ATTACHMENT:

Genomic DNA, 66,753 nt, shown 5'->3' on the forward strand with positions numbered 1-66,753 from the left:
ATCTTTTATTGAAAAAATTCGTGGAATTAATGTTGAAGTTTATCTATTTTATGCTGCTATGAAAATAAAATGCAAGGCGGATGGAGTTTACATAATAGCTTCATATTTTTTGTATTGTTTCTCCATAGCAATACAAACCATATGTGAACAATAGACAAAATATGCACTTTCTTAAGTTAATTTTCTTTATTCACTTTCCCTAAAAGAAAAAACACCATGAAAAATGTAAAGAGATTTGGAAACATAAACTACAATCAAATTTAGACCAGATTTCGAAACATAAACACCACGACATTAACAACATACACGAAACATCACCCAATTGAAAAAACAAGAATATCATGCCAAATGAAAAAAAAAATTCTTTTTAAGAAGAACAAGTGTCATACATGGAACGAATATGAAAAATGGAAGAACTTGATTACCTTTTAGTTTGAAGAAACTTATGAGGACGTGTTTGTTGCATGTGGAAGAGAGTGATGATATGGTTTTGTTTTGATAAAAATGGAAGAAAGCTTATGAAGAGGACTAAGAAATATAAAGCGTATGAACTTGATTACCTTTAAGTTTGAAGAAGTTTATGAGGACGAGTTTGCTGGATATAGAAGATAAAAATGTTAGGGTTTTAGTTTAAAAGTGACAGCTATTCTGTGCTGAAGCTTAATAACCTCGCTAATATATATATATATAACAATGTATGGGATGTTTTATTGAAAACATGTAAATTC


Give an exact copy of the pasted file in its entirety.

Genomic DNA, 66,753 nt, shown 5'->3' on the forward strand with positions numbered 1-66,753 from the left:
ATCTTTTATTGAAAAAATTCGTGGAATTAATGTTGAAGTTTATCTATTTTATGCTGCTATGAAAATAAAATGCAAGGCGGATGGAGTTTACATAATAGCTTCATATTTTTTGTATTGTTTCTCCATAGCAATACAAACCATATGTGAACAATAGACAAAATATGCACTTTCTTAAGTTAATTTTCTTTATTCACTTTCCCTAAAAGAAAAAACACCATGAAAAATGTAAAGAGATTTGGAAACATAAACTACAATCAAATTTAGACCAGATTTCGAAACATAAACACCACGACATTAACAACATACACGAAACATCACCCAATTGAAAAAACAAGAATATCATGCCAAATGAAAAAAAAAATTCTTTTTAAGAAGAACAAGTGTCATACATGGAACGAATATGAAAAATGGAAGAACTTGATTACCTTTTAGTTTGAAGAAACTTATGAGGACGTGTTTGTTGCATGTGGAAGAGAGTGATGATATGGTTTTGTTTTGATAAAAATGGAAGAAAGCTTATGAAGAGGACTAAGAAATATAAAGCGTATGAACTTGATTACCTTTAAGTTTGAAGAAGTTTATGAGGACGAGTTTGCTGGATATAGAAGATAAAAATGTTAGGGTTTTAGTTTAAAAGTGACAGCTATTCTGTGCTGAAGCTTAATAACCTCGCTAATATATATATATATAACAATGTATGGGATGTTTTATTGAAAACATGTAAATTC